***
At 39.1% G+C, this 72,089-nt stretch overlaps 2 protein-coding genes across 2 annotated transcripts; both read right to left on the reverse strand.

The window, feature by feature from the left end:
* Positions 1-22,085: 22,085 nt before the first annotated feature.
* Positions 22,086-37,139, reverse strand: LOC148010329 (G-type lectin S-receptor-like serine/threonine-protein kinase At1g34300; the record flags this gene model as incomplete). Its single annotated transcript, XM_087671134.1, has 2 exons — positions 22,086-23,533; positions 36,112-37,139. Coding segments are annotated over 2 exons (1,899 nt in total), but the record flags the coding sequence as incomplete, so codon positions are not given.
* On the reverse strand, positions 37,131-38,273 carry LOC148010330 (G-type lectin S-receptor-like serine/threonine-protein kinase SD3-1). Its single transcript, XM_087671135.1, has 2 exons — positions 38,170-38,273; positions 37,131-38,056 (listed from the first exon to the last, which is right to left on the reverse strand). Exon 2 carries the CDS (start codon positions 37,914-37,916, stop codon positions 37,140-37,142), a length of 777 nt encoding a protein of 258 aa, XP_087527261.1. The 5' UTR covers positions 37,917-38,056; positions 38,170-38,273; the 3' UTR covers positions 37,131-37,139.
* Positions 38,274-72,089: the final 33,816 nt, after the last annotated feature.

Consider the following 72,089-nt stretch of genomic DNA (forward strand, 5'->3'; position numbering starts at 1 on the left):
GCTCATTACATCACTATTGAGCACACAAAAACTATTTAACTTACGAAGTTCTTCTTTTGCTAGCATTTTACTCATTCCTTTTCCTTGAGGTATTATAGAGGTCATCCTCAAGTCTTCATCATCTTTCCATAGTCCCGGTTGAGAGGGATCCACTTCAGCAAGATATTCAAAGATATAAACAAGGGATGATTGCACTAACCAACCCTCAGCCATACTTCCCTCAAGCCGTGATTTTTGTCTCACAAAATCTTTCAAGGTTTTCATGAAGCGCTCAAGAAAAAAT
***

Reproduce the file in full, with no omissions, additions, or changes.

At 39.1% G+C, this 72,089-nt stretch overlaps 2 protein-coding genes across 2 annotated transcripts; both read right to left on the reverse strand.

The window, feature by feature from the left end:
* Positions 1-22,085: 22,085 nt before the first annotated feature.
* Positions 22,086-37,139, reverse strand: LOC148010329 (G-type lectin S-receptor-like serine/threonine-protein kinase At1g34300; the record flags this gene model as incomplete). Its single annotated transcript, XM_087671134.1, has 2 exons — positions 22,086-23,533; positions 36,112-37,139. Coding segments are annotated over 2 exons (1,899 nt in total), but the record flags the coding sequence as incomplete, so codon positions are not given.
* On the reverse strand, positions 37,131-38,273 carry LOC148010330 (G-type lectin S-receptor-like serine/threonine-protein kinase SD3-1). Its single transcript, XM_087671135.1, has 2 exons — positions 38,170-38,273; positions 37,131-38,056 (listed from the first exon to the last, which is right to left on the reverse strand). Exon 2 carries the CDS (start codon positions 37,914-37,916, stop codon positions 37,140-37,142), a length of 777 nt encoding a protein of 258 aa, XP_087527261.1. The 5' UTR covers positions 37,917-38,056; positions 38,170-38,273; the 3' UTR covers positions 37,131-37,139.
* Positions 38,274-72,089: the final 33,816 nt, after the last annotated feature.

Consider the following 72,089-nt stretch of genomic DNA (forward strand, 5'->3'; position numbering starts at 1 on the left):
GCTCATTACATCACTATTGAGCACACAAAAACTATTTAACTTACGAAGTTCTTCTTTTGCTAGCATTTTACTCATTCCTTTTCCTTGAGGTATTATAGAGGTCATCCTCAAGTCTTCATCATCTTTCCATAGTCCCGGTTGAGAGGGATCCACTTCAGCAAGATATTCAAAGATATAAACAAGGGATGATTGCACTAACCAACCCTCAGCCATACTTCCCTCAAGCCGTGATTTTTGTCTCACAAAATCTTTCAAGGTTTTCATGAAGCGCTCAAGAAAAAAT